Longmont residents regularly enjoy walking, birding and spotting other forms of wildlife on 24-acre Jim Hamm Nature Area. On Veterans Day, it’s worth taking a closer look at the man the preserve was named after — USAF Captain Jim Hamm, who was shot down over Vietnam in 1968 when he was 30-years-old.
Hamm was born to a well known Longmont family who lived on Third Avenue a block and a half from Main Street. His father Dick Hamm was a successful Main Street hardware merchant and part of Longmont’s 1971 Centennial Committee, according to Longmont: The First 150 Years by Erik Mason, Curator of Research at the Longmont Museum.
Hamm’s maternal grandfather ran a farm on the track of land that ultimately became the nature preserve. As a child, Jim Hamm spent a lot of time swimming and fishing the land, according to Jim Gates, USAF Reserve Sergeant who knew of Hamm and was active in developing and maintaining the nature preserve.
Hamm was sent to Vietnam in the mid 1960s. One letter he wrote home included descriptions of what he experienced. “It’s 12:30 a.m. and I’m up relaxing and waiting the night through. In the last nine nights we’ve been rocketed six times … there’s no doubt who owns this area at night … but aside from losing some sleep, the attacks haven’t hurt anybody.” Hamm’s letter included concern for family matters, and a hope to be in Hawaii once his service was complete.
Hamm’s love of airplanes made him a natural for his heroic role in the service.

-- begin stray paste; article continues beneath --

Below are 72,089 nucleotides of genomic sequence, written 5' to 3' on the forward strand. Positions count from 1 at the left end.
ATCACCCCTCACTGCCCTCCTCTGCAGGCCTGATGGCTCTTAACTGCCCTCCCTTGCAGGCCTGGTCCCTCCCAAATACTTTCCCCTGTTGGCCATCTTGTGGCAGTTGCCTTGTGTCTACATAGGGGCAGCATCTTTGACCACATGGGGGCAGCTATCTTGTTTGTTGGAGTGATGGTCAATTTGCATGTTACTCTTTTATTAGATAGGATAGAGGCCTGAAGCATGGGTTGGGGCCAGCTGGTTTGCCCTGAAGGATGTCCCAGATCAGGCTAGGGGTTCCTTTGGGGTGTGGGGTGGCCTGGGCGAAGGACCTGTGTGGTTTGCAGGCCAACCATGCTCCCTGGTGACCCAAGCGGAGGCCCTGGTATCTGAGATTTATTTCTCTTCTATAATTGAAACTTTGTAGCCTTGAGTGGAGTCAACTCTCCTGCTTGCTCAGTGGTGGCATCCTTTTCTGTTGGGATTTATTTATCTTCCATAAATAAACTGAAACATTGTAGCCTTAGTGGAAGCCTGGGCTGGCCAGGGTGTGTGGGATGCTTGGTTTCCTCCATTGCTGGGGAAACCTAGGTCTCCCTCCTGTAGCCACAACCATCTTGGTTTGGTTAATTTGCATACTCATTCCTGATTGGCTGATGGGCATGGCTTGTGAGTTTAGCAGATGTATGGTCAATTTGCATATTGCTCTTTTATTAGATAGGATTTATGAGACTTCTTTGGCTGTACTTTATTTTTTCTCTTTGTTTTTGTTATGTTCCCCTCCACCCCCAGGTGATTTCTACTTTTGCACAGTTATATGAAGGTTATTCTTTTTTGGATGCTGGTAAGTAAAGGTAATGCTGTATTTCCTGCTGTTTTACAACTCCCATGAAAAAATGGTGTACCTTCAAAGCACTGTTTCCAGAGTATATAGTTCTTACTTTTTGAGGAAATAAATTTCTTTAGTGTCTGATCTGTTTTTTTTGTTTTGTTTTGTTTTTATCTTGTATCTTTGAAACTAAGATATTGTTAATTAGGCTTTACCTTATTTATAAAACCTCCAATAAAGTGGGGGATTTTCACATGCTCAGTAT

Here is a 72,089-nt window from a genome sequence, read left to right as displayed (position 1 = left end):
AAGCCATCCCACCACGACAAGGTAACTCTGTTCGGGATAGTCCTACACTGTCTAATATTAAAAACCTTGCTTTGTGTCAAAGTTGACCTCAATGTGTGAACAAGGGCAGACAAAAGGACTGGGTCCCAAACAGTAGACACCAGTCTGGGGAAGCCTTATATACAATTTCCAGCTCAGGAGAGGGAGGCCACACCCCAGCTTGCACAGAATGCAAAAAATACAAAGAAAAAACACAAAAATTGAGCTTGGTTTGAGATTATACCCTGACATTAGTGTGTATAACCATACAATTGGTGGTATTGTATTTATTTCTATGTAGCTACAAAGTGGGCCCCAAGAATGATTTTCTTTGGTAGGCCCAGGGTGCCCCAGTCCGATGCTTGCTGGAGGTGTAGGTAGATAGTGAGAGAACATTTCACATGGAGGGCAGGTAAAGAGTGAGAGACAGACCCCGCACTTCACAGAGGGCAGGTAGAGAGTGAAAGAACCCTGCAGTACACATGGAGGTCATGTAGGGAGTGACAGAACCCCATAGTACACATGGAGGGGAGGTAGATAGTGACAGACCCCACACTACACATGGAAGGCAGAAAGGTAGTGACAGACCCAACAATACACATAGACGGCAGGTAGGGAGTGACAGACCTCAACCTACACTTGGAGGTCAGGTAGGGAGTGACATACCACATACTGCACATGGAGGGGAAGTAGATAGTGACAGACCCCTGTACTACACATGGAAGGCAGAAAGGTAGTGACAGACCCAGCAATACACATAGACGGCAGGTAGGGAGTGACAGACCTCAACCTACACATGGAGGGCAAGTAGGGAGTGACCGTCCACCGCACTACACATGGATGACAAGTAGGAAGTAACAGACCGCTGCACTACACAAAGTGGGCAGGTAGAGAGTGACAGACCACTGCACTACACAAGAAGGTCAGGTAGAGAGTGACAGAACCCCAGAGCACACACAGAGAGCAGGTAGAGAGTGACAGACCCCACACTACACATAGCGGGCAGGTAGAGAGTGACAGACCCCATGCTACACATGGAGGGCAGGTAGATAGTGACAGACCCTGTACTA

“He was flying a two seater F-4 Phantom Aircraft, along with a munitions and navigator expert,” explained Gates. “They were flying in tandem with one another when they were shot down over a hostile area.”
Although both men landed safely on the ground, they landed at a distance from each other While his partner was rescued, Hamm was distanced enough to be in hostile territory and that’s when he showed his bravery.
“Where he was was not able to be reached by rescue helicopter, it has been said that he kept calling in airstrikes on his own position until his radio went dead,” Gates said. “Talk about love of country. When you stop to think about the sacrifice that Jim made, in dedication to freedoms for people everywhere around the world, that’s really something.”
Hamm was originally listed as Missing in Action, but eventually was given Killed in Action status. A monument to Hamm includes a quote from Katherine Lee Bates’ America the Beautiful which said “For more than self, their Country loved.”
In 1974 and again in 2003, Hamm’s family donated land to the city of Longmont in Jim’s honor with plans to develop it as a nature preserve for public enjoyment. It was developed in three phases and finally completed in 2014. Gates recalled Hamm’s mother, who was still in her 90’s, was involved at that time. Hamm’s sisters both attended the park’s re-opening.
Honoring Hamm didn’t end with establishing the park. Gates and others advocated for the park to be managed with a level of dignity and care that serves as its own tribute.
Gates said there were stretches of time when the park attracted crime. He and others worked with the city to address the crime and were part of the effort to refresh the park.. When a developer proposed a plan which would have had a section of Ute Creek Golf Course blocking the sunset, advocates worked with developers to establish an elevated bench and sunset reflection area. They also worked to resolve flooding issues in the park.
Ben Romero, Commander of American Legion Post 32 in Longmont, believes maintaining these, and other parks with memorials in them such as Kensington Park and Roosevelt Park, are important ways to honor area veterans. They inspire others to continue telling the veterans’ stories.
“We’re very proud of that park out there, and all of the other parks,” Romero said. “People don’t always know what veterans went through. The parks honor these young kids, who gave their lives for our country. For our freedom.”